The government will inoculate one crore young girls with vaccine against Human papillomavirus (HPV) free of cost in a bid to help prevent deaths from cervical cancer in the country.
“We will inoculate one crore people with the HPV vaccine in phases. The vaccination against the Human papillomavirus will start in September this year aiming to administer the jabs among 25 lakh people in Dhaka city,” Prof Dr Ahmedul Kabir, additional director general (planning and development) of Directorate General of Health Services (DGHS), told the Daily Sun.
According to the DGHS, girls aged between 10 and 14 will get the HPV vaccines initially in the country.
The Expanded Programme on Immunisation (EPI) of the DGHS has sent letters to educational institutions across the country on July 4 to collect information about the girls from class five to class nine to inoculate them with one dose of the HPV vaccine.
However, the girls who are labourers, under privileged and remain outside the educational institutions but aged between 10 and 14 also will be listed to administer the vaccine among them.
“The specific date has not been fixed yet to start the vaccination with the SPV vaccines. But we are trying to administer the vaccine from next month. We will inoculate girls aged 10 to 14 in our drive,” Dr SM Abdullah-Al-Murad, Programme Manager (EPI) of the DGHS, told the Daily Sun.
Mentioning that the government will administer the vaccine free of cost, he said they will administer Cervarix vaccine against the HPV.
According to European Medicines Agency, Cervarix is a suspension for injection that contains purified proteins for two types of the human papillomavirus (types 16 and 18). It is available in vials or prefilled syringes.
Health and Family Welfare Minister Zahid Maleque at a press conference at the ministry conference room in February this year disclosed the plan about administering the HPV vaccine in the country.
“We have cervical cancer screening programme across the country. We believe this programme will reduce cervical cancer by a huge margin,” the minister said.
The government conducted a pilot project of the HPV vaccines with the support of the Global Alliance for Vaccines and Immunizations (Gavi) in 2016 for a two-year trial in Gazipur district.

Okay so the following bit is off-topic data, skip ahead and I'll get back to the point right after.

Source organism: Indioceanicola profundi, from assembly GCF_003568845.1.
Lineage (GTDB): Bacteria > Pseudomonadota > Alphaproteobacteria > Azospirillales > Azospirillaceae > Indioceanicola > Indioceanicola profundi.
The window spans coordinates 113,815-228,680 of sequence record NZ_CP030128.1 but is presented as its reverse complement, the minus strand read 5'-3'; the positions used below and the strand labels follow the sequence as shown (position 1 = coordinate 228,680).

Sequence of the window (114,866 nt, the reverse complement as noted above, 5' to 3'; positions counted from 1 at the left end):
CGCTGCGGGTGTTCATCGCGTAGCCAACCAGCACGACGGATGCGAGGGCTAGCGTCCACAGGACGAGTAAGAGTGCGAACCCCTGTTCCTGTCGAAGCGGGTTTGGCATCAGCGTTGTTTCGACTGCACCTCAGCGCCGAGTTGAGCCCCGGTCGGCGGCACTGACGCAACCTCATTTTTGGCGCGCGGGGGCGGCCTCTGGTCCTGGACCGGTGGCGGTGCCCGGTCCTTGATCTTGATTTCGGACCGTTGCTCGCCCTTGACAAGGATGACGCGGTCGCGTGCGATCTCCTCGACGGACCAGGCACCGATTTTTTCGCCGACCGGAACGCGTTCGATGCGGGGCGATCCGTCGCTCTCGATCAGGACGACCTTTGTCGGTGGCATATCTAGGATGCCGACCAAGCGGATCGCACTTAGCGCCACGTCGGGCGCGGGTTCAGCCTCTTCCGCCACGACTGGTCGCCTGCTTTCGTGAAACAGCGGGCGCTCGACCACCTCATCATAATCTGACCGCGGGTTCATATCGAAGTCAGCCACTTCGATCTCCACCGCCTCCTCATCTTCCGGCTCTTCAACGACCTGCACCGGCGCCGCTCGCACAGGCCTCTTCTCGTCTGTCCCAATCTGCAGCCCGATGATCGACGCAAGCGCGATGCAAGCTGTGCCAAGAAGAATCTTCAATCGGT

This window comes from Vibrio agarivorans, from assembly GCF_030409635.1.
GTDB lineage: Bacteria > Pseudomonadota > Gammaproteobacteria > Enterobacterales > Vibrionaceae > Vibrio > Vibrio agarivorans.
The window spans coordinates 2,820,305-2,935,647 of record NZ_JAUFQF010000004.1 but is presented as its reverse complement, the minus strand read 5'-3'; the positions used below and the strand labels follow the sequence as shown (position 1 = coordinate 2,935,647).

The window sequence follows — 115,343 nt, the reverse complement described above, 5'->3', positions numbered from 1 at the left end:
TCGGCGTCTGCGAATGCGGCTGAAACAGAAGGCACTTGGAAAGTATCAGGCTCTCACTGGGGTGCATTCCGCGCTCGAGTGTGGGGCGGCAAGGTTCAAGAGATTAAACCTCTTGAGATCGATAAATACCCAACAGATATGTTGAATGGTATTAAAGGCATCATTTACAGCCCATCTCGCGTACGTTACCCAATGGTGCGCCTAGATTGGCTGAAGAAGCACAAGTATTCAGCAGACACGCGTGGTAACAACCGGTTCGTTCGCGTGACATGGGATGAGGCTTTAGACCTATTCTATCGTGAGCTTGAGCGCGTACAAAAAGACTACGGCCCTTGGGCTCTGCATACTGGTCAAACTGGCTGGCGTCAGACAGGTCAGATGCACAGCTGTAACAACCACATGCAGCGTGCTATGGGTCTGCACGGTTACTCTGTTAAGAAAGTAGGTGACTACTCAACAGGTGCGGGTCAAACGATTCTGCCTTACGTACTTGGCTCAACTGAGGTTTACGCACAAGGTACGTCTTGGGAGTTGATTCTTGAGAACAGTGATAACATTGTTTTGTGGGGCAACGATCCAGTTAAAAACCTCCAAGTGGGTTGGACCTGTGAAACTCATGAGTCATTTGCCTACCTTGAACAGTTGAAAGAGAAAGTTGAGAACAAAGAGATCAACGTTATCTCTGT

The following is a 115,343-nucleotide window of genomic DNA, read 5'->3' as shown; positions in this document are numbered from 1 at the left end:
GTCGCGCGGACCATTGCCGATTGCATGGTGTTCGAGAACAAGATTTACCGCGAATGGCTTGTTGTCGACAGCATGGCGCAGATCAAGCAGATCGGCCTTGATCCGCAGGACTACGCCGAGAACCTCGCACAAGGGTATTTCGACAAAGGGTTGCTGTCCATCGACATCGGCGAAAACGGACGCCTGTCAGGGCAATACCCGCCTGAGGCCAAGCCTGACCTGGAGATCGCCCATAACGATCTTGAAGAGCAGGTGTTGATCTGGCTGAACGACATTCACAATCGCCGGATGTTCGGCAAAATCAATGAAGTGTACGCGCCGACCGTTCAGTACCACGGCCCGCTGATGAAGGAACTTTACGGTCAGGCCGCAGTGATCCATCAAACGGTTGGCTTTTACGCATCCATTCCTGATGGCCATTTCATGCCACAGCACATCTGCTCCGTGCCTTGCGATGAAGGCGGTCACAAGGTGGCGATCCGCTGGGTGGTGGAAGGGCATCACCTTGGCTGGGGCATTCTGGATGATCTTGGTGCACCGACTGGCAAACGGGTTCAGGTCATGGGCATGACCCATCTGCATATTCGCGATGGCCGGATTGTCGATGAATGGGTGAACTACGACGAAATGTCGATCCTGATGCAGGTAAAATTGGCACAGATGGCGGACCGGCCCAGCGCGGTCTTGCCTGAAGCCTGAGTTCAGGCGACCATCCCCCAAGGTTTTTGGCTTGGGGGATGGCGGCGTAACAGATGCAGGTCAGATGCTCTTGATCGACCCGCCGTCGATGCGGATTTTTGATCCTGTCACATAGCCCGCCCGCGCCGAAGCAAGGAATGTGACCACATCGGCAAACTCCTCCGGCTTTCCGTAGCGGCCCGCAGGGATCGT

In the pilot project, around 30,000 girls aged 10 years were inoculated with the HPV vaccine.
According to World Health Organisation (WHO), cervical cancer is the fourth most common cancer among women globally as two human papillomavirus (HPV) types (16 and 18) are responsible for nearly 50 percent of high grade cervical pre-cancers.
It said HPV is mainly transmitted through sexual contact and most people are infected with HPV shortly after the onset of sexual activity as more than 90 percent of them clear the infection eventually.
Mentioning that the women living with HIV are 6 times more likely to develop cervical cancer compared to the women without HIV, the WHO said the cervical cancer can be cured if it is diagnosed at an early stage and treated promptly.
Comprehensive cervical cancer control includes primary prevention (vaccination against HPV), secondary prevention (screening and treatment of pre-cancerous lesions) and tertiary prevention (diagnosis and treatment of invasive cervical cancer) and palliative care, it added.
The WHO said Bangladesh has a high burden of cervical cancer due to the lack of screening, high prevalence of risk factors like early marriage, early initiation of sexual activity, multiparty, sexually transmitted diseases (STDs) and low socio-economic condition.
According to HPV information centre, current estimates indicate that every year 8,268 women are diagnosed with cervical cancer and 4,971 die from the disease in Bangladesh.
Cervical cancer ranks as the 2nd most frequent cancer among women in Bangladesh and the 2nd most frequent cancer among women between 15 and 44 years of age.
However, data is not yet available on the HPV burden in the general population of Bangladesh, the HPV information centre added.
It said in Southern Asia, the region Bangladesh belongs to, about 4.4 percent of women in the general population are estimated to harbour cervical HPV-16/18 infection at a given time, and 80.3 percent of invasive cervical cancers are attributed to HPVs 16 or 18.
There are currently 4 vaccines that have been prequalified by WHO, all protecting against HPV types 16 and 18, which are known to cause at least 70 percent of cervical cancers.
HPV vaccines work best if administered prior to exposure to HPV. Therefore, to prevent cervical cancer WHO recommends vaccinating girls aged 9 to 14 years, when most have not started sexual activity.
Source: The Daily SUN.